Beirut, Lebanon

by Mona Fawaz and Isabelle Peillen


A particular challenge to undertaking the mapping slums in Beirut is the absence of a unified understanding of the city. Indeed, during the years of the civil war (1975-1990), the city was divided into two sections, each run by one or several antagonistic groups. The developments of the city during this phase followed somewhat different trajectories, and studies conducted at the time generally concentrated on specific sections or neighbourhoods (eg Charafeddine 1985, 1991, Halabi 1988). Furthermore, and prior to 1975, most slums were located near the industrial suburbs of Beirut, essentially its north-eastern suburbs and almost all studies of slums and poverty looked at living conditions in this area. At the time, the southern suburbs did not attract the same scale of industrial development, notably because the development of large-scale public works (eg the Gulf Club, the Sports Stadiums, Beirut International Airport) and high-income beaches led to land speculation and made access more costly. However, shortly after 1975, most of the residents of the north-eastern suburban slums of Beirut were evicted from their houses and many started squatting in various areas of the southern suburbs, in expensive sea-front beach resorts, empty green lots, or institutional buildings. Their numbers, compounded by an extensive rural to urban migration fuelled by the two Israeli invasions (1978 and 1982) and the Israeli occupation of South Lebanon (1978-2000), led to the transformation of most of the open spaces of the southern suburbs of Beirut into large slums. Today, it is the southern suburbs of Beirut that carry the label of “illegal settlements” in most people’s minds, while the eastern suburb slums, now relatively limited in scale, are more or less invisible for the research community and others.

Another difficulty in mapping slums is the mobility of many of their dwellers, whether Lebanese or not, without any tangible means for quantification, before, during, and after the war. Rather than a period of stability, the post-war scene has been a phase of important population changes in all the slums in Beirut. Indeed, policies to reverse the population exchanges that occurred during the war as well many reconstruction projects, whether the rehabilitation of downtown, the southern suburbs, or infrastructure projects, are all generating important patterns of displacement. The impacts of these projects are either in displacements to make way for developments, or in attracting labour to work for the projects. Quantifications are available for important moments of the war, such as the estimated 200,000 individuals who navigated from the eastern to the southern suburbs of Beirut between 1975 and 1976, or the 700,000 to 900,000 displaced at least once over the 15 years of the war ( Virely 2000). Prior to the war, reports on slums also often mention Arab workers (especially Syrian), and the transformation of some of the slums over time with changes in their dwellers, especially Qarantina.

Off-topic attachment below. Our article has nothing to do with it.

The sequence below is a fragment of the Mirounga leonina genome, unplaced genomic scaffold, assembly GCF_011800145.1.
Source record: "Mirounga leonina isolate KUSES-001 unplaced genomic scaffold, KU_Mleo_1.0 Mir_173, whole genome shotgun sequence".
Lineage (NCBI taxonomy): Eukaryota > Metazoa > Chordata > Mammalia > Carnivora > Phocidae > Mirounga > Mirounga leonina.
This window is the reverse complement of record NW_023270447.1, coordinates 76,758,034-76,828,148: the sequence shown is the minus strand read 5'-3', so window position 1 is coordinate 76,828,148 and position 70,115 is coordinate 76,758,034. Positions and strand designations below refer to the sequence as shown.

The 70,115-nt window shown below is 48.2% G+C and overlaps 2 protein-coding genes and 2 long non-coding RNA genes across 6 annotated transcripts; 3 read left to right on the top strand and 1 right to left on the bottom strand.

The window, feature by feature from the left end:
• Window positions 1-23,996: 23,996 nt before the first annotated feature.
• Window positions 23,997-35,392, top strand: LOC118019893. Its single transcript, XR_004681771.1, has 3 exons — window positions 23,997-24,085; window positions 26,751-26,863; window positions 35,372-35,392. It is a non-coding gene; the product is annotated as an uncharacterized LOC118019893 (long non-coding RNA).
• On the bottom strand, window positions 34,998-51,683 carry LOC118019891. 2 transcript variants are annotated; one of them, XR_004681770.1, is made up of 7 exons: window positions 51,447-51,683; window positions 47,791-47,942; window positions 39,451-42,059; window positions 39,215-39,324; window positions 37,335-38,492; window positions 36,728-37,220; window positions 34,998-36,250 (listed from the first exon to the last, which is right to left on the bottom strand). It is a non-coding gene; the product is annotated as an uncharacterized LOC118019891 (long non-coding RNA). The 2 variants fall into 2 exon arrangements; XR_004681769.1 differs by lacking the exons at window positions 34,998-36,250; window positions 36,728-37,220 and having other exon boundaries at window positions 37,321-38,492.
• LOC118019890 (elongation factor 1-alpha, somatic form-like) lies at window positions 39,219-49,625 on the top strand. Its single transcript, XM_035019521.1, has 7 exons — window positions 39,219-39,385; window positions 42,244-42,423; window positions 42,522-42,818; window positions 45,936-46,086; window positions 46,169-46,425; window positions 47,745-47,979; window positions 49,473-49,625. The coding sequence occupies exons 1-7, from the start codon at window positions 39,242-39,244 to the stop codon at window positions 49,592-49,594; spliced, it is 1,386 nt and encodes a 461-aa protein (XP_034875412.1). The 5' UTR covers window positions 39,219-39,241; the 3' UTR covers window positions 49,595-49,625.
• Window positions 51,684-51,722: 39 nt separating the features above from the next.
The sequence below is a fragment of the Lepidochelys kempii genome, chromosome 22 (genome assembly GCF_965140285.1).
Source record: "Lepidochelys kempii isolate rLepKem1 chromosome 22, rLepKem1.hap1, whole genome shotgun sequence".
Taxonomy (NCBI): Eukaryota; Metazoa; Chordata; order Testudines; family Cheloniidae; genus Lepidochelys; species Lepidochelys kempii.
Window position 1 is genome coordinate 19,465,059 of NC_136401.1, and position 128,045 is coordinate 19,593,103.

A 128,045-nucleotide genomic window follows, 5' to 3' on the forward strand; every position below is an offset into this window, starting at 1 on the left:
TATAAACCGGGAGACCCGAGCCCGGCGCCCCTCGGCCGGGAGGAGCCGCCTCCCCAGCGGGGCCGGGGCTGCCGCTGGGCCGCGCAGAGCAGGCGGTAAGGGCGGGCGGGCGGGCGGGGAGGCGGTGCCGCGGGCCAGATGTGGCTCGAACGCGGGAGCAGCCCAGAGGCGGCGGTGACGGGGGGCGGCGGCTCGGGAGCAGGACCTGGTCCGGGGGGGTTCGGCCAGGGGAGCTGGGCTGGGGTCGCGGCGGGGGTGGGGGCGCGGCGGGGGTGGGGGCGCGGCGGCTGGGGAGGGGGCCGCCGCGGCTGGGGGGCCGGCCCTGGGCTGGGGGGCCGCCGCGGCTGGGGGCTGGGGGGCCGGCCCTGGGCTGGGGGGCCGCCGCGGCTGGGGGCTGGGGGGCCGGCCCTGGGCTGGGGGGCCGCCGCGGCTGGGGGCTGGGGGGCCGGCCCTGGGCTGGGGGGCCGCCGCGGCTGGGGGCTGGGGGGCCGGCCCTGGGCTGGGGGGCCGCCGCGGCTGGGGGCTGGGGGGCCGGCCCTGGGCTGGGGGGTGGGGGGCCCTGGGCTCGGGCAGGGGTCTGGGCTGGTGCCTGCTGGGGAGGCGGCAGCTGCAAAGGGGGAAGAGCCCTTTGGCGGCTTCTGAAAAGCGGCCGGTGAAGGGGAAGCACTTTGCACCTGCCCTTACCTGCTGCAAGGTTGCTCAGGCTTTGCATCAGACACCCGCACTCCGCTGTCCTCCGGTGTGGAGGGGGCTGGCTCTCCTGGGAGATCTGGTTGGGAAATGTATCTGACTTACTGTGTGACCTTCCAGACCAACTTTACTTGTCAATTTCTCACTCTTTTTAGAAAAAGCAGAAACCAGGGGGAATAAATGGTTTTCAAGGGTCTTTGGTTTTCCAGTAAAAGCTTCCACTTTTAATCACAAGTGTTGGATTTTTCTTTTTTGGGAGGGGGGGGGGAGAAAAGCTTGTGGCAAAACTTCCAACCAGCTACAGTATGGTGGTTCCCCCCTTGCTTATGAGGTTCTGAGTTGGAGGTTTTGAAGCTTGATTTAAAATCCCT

Finally, a major hindrance to the mapping of slums is the scarcity of information on the topic, especially on current conditions. We often had to rely on limited fieldwork and interviews with public officials conducted personally for our information. Despite the difficulties faced in creating a reliable typology, the analysis we propose below attempts a first unified understanding of the slums of Beirut that we think is useful for initiating a discussion of the slums in the city.

This summary has been extracted from:

UN-Habitat (2003) Global Report on Human Settlements 2003, The Challenge of Slums, Earthscan, London; Part IV: 'Summary of City Case Studies', pp195-228.

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2003 Development Planning Unit | Anna Soave | Khanh Tran-Thanh